Most, if not all, of us have some appreciation for wild Florida. It is my hope on Earth Day that we can also appreciate the legacy of stewardship that has left us with such rich biodiversity and beauty, and we can rededicate ourselves to the work needed to ensure it endures.
Our state is growing fast. This year, I’ve heard more Floridians than ever voice concerns about the impacts that attend our rapid development. Individually, most of us try to make choices that will benefit our children, yet we worry about what future generations will inherit.
One source of hope is the Florida Wildlife Corridor and the growing momentum around protecting it. These 18 million acres of connected lands allow animals to migrate throughout the state, ensuring genetic diversity not only within Florida but into the Mississippi Delta and Appalachians — and beyond. Bird watchers anywhere in the Western Hemisphere should be rooting for Florida to get it right, given our strategic position in the flyway connecting Canada with South America.
There’s also a relationship between the Florida Wildlife Corridor and our water supply. The health of our springs, rivers, estuaries and drinking water depends on annual recharge of our aquifers. This requires sandy soils not covered by concrete, abundant wetlands, and our forests, prairies and
marshes responsibly managed with prescribed fire. If we want a swimmable coast, flowing crystal-clear springs, and fresh water from our tap, we need a healthy Corridor.
The Florida Wildlife Corridor represents our best chance to save biodiversity in a meaningful, sustainable, resilient way and safeguard the wild Florida we know and love. Thanks to more than a century of conservation efforts, public dollars and the 2021 passage of the Florida Wildlife Corridor Act, 10 million acres of the Corridor have been permanently conserved.
This leaves 8 million acres, mostly working lands, unprotected. Within them there are over 100 bottlenecks, or narrow sections in the corridor. Most bottlenecks are modest strips of poorly managed land. They don’t look like Florida’s next state park, but these green threads are often the last functional habitat connecting two treasured conservation areas.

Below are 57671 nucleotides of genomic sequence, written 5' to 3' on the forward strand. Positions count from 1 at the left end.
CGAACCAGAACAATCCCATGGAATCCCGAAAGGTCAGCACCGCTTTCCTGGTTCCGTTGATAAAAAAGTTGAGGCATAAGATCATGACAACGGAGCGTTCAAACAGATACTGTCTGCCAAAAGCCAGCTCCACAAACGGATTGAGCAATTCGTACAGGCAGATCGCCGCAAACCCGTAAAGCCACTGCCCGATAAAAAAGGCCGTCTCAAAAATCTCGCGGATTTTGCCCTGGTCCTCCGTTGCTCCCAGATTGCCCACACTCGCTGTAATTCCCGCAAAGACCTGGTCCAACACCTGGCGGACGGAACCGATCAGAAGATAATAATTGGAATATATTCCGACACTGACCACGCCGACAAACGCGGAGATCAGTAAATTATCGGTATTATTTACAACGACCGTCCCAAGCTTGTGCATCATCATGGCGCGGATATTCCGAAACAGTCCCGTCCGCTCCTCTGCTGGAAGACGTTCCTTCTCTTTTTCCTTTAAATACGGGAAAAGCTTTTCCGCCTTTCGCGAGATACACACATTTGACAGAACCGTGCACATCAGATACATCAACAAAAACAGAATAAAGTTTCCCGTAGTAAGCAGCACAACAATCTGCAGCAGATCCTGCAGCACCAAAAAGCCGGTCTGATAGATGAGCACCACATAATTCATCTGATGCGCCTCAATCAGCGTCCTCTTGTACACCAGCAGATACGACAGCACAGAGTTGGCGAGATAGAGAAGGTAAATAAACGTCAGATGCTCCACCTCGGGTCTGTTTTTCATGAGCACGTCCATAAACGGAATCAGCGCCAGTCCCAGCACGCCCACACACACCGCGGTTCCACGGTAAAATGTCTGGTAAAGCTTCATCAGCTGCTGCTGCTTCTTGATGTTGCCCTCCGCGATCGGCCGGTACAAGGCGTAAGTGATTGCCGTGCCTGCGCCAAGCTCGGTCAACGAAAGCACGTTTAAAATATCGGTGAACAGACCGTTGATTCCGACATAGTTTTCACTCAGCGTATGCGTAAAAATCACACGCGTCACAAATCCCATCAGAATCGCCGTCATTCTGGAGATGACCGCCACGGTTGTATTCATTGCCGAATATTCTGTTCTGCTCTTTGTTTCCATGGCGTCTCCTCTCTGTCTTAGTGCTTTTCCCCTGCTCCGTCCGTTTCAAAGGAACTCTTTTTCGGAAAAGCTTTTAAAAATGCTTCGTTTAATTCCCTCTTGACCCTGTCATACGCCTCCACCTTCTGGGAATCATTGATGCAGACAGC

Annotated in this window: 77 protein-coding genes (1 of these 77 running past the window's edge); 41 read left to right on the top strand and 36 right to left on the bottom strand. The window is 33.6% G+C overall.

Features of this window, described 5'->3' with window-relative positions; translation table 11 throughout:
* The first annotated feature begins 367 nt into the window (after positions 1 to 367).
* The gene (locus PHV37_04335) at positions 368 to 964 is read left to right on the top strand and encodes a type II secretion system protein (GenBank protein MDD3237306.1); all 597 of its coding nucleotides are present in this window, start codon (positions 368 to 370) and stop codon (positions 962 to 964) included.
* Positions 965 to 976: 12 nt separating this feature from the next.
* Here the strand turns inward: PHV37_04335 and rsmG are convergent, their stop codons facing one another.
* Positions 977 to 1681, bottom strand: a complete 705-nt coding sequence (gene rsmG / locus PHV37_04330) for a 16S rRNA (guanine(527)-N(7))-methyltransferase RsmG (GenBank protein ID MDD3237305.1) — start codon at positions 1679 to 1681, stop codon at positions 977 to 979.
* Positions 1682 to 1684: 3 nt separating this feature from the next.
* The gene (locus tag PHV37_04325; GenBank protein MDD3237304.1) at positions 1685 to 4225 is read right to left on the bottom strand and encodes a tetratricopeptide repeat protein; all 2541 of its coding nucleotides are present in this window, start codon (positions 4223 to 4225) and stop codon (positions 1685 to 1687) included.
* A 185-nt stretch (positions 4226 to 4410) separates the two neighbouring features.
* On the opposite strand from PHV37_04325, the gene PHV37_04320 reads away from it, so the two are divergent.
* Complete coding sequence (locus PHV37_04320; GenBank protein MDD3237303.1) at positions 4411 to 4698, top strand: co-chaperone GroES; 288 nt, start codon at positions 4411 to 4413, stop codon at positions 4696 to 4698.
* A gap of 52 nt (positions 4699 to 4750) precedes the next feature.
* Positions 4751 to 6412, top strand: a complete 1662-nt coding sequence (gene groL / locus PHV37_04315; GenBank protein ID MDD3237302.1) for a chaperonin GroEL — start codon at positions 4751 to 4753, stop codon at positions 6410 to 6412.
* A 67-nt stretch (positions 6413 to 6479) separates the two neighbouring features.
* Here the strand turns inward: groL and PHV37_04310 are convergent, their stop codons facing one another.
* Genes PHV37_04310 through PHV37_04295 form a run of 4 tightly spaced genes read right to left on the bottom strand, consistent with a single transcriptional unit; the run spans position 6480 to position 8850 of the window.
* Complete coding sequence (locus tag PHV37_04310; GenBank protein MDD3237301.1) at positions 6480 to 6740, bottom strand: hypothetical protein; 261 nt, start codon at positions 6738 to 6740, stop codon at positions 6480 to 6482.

Although all are vulnerable to development, we’ve identified more than a dozen of these critical connectors especially at risk.
Fortunately, many wonderful partners, including government agencies and nongovernmental organizations (NGOs) are acting to protect wild Florida. Land trusts are working to acquire land and help landowners seek conservation easements. Other organizations are focusing on local and statewide advocacy efforts, helping to identify policies and legislation that are either problematic or helpful. Numerous universities and NGOs are doing the science to better understand Florida’s landscape.
Finally, others are leading in educating both today’s decision makers and tomorrow’s generation of Floridians.
So how can you help this Earth Day? Whether it’s policy, funding, science or education, I would encourage you to find a conservation organization that aligns with your interest and just get involved. Second, study a map of the Florida Wildlife Corridor. We need every county, every planner, every developer, and every citizen to understand the Corridor’s value and where it is — then consider it every time we face choices that will shape our state for future generations.
The lands inside the Corridor — including 75 state parks and scores of local and county parks — benefit from being connected, but so do the lands that aren’t. Simply put: Wherever we sit on the beach and watch a sunset,
whenever we take a refreshing swim in a natural spring, anytime we see wildlife in the water or trees, we can credit the Florida Wildlife Corridor.
Let’s keep it connected.
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